Lion (2017)

★★★

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Lion - Sunny Pawar

To unfurl my best impression of a sports commentator, Lion is, broadly speaking, a film of two halves. But unlike the insinuation invoked by said metaphor, these are two halves of consistent quality. There is no playing badly and then coming on to a game, or any downward spiral in fortune as the final minutes approach: It’s good and bad, and then it’s good and bad. Rather, the deviating halves come via a drastic change of scenery, of personnel and, in some ways, of mood. The first introduces us to young Saroo (Sunny Pawar) and his brother Guddu (Abhishek Bharate), their days spent scavenging adroitly in an effort to return home with milk and, presumably, other rations. They live in small, poor Indian village with their mother and sister, the former feeding her family by carrying rocks.

This might paint a picture of struggle, and there is struggle, but for around 20 minutes the screen is awash with sibling camaraderie, Saroo’s adorable willingness to put a shift in for the cause only matched in merit by Guddu’s unassailable duty of care. Plucked from obscurity — in Pawar’s case, an audition at school — the pair of young actors beam with authenticity in both their relationship on-screen and their presence in a sustenance-centric world. Like Room’s Jacob Tremblay, Sunny Pawar defies his inexperience and excels, possibly because said inexperience hasn’t yet afforded him the capacity to knowingly perform, and thus perform poorly. Instead we see the real kid, a bundle of energy and charisma, arms pumping like Usain Bolt on an Olympic track whenever he sprints to the next scavenging destination.

This sweetness sours when Guddu fails to return from a work shift, leaving Saroo stranded on a train bound for some faraway metropolis. Garth Davis’ film loses a bit of momentum as Saroo stumbles from locale to locale — the narrative gets stuck on a repetitive loop, compounding Saroo’s lost predicament beyond necessity. There is refuge in a tunnel with other lost children, a sleepover with a seemingly conscientious woman, and more, each encounter conveying the same message of volatility. You actually get enough of a sense of just how much trouble Saroo is in via Greig Fraser’s cinematography, which captures the vastness of an unknown landscape: car lights, train lights, street lights enmeshed in tightly packed, busy urban spheres and swamped externally by a sea of barren nature.

The film refocuses upon reaching Australia, Saroo’s new home, the youngster having been adopted by locals Sue and John Brierley (Nicole Kidman and David Wenham). We only spend a moment more in little Pawar’s company before Dev Patel takes over, playing an older Saroo on the cusp of hotel management study. This is also the point at which we meet Lucy (Rooney Mara), a fellow student and Saroo’s impending girlfriend. The actors have a chemistry that helps them work around their rapid-fire romance, and Mara in particular does well with insufficient screen time. She projects tender authority, determined to support Saroo but not defined by his quest to locate his family via Google Earth.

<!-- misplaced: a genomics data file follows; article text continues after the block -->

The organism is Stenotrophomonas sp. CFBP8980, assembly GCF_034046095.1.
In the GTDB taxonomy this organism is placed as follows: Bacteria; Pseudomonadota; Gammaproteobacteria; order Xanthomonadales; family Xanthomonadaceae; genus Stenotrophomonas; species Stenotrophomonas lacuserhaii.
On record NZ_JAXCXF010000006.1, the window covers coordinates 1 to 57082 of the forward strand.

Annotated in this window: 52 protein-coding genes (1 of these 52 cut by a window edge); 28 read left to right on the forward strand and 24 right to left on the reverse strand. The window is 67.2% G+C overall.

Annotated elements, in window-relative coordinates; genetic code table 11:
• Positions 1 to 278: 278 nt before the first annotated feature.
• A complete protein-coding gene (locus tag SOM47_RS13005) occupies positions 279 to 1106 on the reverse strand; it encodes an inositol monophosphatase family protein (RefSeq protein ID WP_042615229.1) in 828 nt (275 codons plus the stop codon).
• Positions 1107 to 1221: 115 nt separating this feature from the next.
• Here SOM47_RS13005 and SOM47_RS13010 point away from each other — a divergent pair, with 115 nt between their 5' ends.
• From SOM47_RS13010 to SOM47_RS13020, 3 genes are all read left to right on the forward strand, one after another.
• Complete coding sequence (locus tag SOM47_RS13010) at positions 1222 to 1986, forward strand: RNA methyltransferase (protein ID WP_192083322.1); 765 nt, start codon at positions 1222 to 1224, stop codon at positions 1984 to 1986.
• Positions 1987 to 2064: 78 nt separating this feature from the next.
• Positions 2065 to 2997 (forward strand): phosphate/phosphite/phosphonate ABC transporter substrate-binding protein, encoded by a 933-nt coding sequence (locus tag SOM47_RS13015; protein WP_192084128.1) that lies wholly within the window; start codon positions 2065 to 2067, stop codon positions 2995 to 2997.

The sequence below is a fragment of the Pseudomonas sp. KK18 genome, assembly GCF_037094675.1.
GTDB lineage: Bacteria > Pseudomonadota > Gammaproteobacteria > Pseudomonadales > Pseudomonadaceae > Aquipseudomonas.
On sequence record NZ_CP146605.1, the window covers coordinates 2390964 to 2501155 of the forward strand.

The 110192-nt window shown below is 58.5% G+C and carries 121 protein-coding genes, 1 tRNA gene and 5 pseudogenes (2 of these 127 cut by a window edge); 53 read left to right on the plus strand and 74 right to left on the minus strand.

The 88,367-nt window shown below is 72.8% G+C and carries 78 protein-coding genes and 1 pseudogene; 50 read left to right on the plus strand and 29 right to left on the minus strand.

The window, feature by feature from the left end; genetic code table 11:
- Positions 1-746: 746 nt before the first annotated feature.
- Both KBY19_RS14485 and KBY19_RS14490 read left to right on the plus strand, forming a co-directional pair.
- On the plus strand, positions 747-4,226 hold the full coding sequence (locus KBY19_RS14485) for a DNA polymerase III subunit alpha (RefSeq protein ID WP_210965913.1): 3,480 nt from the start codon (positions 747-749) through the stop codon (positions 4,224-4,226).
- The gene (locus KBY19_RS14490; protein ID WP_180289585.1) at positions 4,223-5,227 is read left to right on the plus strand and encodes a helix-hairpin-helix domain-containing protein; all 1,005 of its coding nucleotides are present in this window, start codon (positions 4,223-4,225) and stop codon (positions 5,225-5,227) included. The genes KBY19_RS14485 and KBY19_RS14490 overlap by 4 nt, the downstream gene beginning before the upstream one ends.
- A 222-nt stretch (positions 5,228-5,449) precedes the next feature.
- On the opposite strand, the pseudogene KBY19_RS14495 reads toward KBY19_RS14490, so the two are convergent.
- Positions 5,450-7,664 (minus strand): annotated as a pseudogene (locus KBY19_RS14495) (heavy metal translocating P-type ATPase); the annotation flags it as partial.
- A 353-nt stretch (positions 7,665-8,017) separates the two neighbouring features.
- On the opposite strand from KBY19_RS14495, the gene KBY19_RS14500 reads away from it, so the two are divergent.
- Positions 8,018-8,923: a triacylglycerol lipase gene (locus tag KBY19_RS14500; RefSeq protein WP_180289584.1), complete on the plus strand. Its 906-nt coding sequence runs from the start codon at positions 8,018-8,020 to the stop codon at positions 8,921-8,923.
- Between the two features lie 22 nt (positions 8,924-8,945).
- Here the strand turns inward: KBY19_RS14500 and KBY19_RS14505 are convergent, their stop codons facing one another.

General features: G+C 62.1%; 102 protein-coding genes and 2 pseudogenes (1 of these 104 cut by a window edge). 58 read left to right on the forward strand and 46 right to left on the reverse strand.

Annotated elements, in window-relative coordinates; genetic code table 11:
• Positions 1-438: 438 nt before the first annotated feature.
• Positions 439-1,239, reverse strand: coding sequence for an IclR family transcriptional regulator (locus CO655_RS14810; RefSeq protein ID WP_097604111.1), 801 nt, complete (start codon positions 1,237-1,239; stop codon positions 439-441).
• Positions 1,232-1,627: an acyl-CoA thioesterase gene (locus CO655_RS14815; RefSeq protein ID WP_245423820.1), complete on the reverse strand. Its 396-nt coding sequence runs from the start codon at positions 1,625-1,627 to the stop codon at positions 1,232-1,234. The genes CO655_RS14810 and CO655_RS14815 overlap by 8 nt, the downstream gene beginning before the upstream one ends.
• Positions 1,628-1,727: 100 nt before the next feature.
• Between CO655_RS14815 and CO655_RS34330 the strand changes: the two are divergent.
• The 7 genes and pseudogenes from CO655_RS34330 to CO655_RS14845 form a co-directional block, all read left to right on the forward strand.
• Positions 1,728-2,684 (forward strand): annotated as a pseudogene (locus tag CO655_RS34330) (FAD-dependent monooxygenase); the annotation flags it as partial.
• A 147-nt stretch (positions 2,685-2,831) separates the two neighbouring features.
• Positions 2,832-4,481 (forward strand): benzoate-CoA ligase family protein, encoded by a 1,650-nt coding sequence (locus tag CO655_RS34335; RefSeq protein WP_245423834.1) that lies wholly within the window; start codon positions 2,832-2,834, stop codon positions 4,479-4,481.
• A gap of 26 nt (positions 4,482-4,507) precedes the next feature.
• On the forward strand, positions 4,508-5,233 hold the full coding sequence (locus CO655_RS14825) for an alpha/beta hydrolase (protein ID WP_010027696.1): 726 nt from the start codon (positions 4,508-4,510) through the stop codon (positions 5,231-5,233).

The Australia half, though for the most part engaging, stumbles with well-meaning intent. It tries to pitch itself as a multicultural reprieve, but somewhat loses sight of that in its postcolonial attempt to redress the prevailing Hollywood imbalance. Rather than spending time with birth mother Kamla (Priyanka Bose), Luke Davies’ screenplay privileges Sue’s emotional journey. She has a hard time dealing with Mantosh (Divian Ladwa), whom she and John adopted shortly after Saroo and who has failed to adapt to life following a turbulent childhood. Her appearances are bitty, not all-encompassing, but the notion that the Australian mother should command most of our sympathy doesn’t sit right with the film’s otherwise progressive platform. Indeed, the issue is captured in a scene where an emotionally wrought Sue laments the state of her family, speaking about a vision she had in her younger years that convinced her to adopt.

After its opening act the piece affords Kamla little screen time, and us little time to develop sufficient compassion for her following Saroo’s disappearance. This also speaks to a larger issue about the level of attention minority actors are afforded in Western cinema, and the consequences a lack of satisfactory attention can incur: Kidman has been nominated for an Oscar, whereas the likely equally talented Bose has not. I should note though that, to both Davis and Davies’ credit, life in Australia is far from glorified. Family tensions are at the fore, tensions in part generated by Saroo’s unwillingness to confide in Sue and John about his mission to find his birth mother. Patel particularly excels during these sequences of inner turmoil and we feel the weight of his character’s struggle.

Matching the fervour of a late winning goal (this sports metaphor should never have made it past the opening line; I can only apologise) Lion evokes a plume of bittersweet emotion as it reaches its conclusion. The moment makes the journey worthwhile, even if we, like Saroo, have had to navigate rugged terrain in order to get there.

Lion - Dev Patel

Director: Garth Davis

Rating: PG

Runtime: 1h 58mins